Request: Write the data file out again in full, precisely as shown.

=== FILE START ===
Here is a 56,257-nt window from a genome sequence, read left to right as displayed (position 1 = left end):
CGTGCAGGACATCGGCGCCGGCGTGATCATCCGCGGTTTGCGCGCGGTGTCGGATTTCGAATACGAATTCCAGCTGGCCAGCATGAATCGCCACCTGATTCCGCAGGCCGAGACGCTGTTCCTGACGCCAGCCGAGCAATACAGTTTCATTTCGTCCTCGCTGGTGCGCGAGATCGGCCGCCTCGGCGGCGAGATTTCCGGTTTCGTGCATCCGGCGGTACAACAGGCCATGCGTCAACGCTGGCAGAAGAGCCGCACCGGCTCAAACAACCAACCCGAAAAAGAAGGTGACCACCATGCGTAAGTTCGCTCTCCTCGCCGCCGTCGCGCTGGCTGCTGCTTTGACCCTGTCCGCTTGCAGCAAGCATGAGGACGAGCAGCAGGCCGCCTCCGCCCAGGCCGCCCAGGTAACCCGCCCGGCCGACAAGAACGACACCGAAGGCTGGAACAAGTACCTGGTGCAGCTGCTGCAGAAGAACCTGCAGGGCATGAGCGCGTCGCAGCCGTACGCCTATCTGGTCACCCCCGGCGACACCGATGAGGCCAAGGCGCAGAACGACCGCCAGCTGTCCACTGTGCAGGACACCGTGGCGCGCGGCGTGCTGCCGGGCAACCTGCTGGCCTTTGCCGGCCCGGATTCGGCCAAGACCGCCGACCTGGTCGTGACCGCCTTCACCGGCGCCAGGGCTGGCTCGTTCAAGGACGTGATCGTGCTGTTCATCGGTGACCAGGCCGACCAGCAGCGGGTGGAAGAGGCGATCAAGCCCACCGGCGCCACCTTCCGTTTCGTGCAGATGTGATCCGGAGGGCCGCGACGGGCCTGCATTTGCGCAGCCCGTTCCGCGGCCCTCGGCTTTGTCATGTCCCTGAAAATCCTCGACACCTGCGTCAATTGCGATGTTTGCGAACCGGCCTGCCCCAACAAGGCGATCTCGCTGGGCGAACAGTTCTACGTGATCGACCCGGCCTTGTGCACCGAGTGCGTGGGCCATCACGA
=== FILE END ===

Here is a 56,257-nt window from a genome sequence, read left to right as displayed (position 1 = left end):
CGTGCAGGACATCGGCGCCGGCGTGATCATCCGCGGTTTGCGCGCGGTGTCGGATTTCGAATACGAATTCCAGCTGGCCAGCATGAATCGCCACCTGATTCCGCAGGCCGAGACGCTGTTCCTGACGCCAGCCGAGCAATACAGTTTCATTTCGTCCTCGCTGGTGCGCGAGATCGGCCGCCTCGGCGGCGAGATTTCCGGTTTCGTGCATCCGGCGGTACAACAGGCCATGCGTCAACGCTGGCAGAAGAGCCGCACCGGCTCAAACAACCAACCCGAAAAAGAAGGTGACCACCATGCGTAAGTTCGCTCTCCTCGCCGCCGTCGCGCTGGCTGCTGCTTTGACCCTGTCCGCTTGCAGCAAGCATGAGGACGAGCAGCAGGCCGCCTCCGCCCAGGCCGCCCAGGTAACCCGCCCGGCCGACAAGAACGACACCGAAGGCTGGAACAAGTACCTGGTGCAGCTGCTGCAGAAGAACCTGCAGGGCATGAGCGCGTCGCAGCCGTACGCCTATCTGGTCACCCCCGGCGACACCGATGAGGCCAAGGCGCAGAACGACCGCCAGCTGTCCACTGTGCAGGACACCGTGGCGCGCGGCGTGCTGCCGGGCAACCTGCTGGCCTTTGCCGGCCCGGATTCGGCCAAGACCGCCGACCTGGTCGTGACCGCCTTCACCGGCGCCAGGGCTGGCTCGTTCAAGGACGTGATCGTGCTGTTCATCGGTGACCAGGCCGACCAGCAGCGGGTGGAAGAGGCGATCAAGCCCACCGGCGCCACCTTCCGTTTCGTGCAGATGTGATCCGGAGGGCCGCGACGGGCCTGCATTTGCGCAGCCCGTTCCGCGGCCCTCGGCTTTGTCATGTCCCTGAAAATCCTCGACACCTGCGTCAATTGCGATGTTTGCGAACCGGCCTGCCCCAACAAGGCGATCTCGCTGGGCGAACAGTTCTACGTGATCGACCCGGCCTTGTGCACCGAGTGCGTGGGCCATCACGA